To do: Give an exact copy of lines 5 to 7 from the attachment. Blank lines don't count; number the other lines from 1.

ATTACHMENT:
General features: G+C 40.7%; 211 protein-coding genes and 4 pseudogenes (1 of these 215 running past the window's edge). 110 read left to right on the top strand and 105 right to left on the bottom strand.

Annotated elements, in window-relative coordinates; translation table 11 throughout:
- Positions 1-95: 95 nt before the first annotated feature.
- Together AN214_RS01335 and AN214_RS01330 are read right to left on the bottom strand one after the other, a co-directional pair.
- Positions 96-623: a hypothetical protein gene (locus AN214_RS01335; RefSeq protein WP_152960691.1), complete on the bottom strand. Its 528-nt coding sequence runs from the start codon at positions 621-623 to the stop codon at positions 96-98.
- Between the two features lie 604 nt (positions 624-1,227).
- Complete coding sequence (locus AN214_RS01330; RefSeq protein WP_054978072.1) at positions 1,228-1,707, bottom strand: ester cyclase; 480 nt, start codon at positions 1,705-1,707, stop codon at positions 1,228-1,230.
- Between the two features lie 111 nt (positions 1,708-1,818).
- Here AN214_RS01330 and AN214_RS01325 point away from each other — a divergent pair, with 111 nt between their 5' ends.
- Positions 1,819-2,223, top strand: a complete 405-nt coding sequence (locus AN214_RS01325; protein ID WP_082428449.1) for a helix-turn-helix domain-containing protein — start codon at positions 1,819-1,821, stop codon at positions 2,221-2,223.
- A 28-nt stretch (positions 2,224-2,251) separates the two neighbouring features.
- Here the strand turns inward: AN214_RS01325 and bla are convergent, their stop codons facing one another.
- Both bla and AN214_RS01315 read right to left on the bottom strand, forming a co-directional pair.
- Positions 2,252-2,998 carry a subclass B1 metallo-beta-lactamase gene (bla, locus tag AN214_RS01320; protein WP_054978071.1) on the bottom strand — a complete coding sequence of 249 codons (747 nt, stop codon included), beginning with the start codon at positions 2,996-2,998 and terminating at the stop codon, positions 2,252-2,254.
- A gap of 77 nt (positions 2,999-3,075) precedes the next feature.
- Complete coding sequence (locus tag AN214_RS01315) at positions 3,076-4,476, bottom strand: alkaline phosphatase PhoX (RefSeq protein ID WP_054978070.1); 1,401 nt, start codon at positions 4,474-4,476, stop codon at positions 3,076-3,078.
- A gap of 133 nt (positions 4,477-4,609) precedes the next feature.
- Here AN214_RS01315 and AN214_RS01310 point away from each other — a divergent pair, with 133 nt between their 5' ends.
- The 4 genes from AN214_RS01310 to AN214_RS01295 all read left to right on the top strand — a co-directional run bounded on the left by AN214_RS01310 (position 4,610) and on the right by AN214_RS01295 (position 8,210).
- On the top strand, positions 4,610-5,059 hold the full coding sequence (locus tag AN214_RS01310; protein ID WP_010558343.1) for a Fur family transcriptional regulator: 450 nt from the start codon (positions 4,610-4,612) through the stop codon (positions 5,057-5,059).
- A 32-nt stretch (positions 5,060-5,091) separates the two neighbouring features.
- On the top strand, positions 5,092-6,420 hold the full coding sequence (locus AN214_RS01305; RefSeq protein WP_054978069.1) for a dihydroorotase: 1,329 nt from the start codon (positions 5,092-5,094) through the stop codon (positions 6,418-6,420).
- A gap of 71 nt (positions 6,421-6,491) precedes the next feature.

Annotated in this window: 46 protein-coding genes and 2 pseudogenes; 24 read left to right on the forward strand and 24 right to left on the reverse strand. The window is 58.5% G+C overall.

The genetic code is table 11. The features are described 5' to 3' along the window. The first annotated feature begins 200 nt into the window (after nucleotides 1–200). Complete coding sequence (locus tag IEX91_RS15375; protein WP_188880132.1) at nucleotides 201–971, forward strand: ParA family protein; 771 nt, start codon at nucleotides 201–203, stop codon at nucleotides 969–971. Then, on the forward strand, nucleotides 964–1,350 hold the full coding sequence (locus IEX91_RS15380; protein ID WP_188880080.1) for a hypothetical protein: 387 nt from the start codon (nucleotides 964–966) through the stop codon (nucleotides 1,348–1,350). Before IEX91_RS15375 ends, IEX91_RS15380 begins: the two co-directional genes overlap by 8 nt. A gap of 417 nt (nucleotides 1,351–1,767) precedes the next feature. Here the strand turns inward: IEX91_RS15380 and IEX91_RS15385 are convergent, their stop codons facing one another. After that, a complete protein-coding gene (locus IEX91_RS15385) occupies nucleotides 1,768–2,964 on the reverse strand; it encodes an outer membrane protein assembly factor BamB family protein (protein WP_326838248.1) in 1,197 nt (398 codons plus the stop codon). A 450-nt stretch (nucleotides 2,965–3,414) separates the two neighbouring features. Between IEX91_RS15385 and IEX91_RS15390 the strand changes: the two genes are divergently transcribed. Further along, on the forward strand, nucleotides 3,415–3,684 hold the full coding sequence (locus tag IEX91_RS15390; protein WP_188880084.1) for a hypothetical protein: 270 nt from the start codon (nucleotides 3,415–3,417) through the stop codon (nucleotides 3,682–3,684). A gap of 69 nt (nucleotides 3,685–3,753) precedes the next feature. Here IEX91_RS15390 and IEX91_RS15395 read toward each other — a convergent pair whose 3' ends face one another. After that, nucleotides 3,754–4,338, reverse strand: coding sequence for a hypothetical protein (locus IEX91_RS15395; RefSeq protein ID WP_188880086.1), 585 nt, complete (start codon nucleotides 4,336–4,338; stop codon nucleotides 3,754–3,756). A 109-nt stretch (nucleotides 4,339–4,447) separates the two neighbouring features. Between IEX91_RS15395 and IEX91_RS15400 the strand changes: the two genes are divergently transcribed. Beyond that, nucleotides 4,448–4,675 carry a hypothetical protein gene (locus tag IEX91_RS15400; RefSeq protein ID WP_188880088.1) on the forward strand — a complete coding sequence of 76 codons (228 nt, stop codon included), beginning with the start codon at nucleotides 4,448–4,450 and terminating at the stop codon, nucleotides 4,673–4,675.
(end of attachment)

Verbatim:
- Positions 96-623: a hypothetical protein gene (locus AN214_RS01335; RefSeq protein WP_152960691.1), complete on the bottom strand. Its 528-nt coding sequence runs from the start codon at positions 621-623 to the stop codon at positions 96-98.
- Between the two features lie 604 nt (positions 624-1,227).
- Complete coding sequence (locus AN214_RS01330; RefSeq protein WP_054978072.1) at positions 1,228-1,707, bottom strand: ester cyclase; 480 nt, start codon at positions 1,705-1,707, stop codon at positions 1,228-1,230.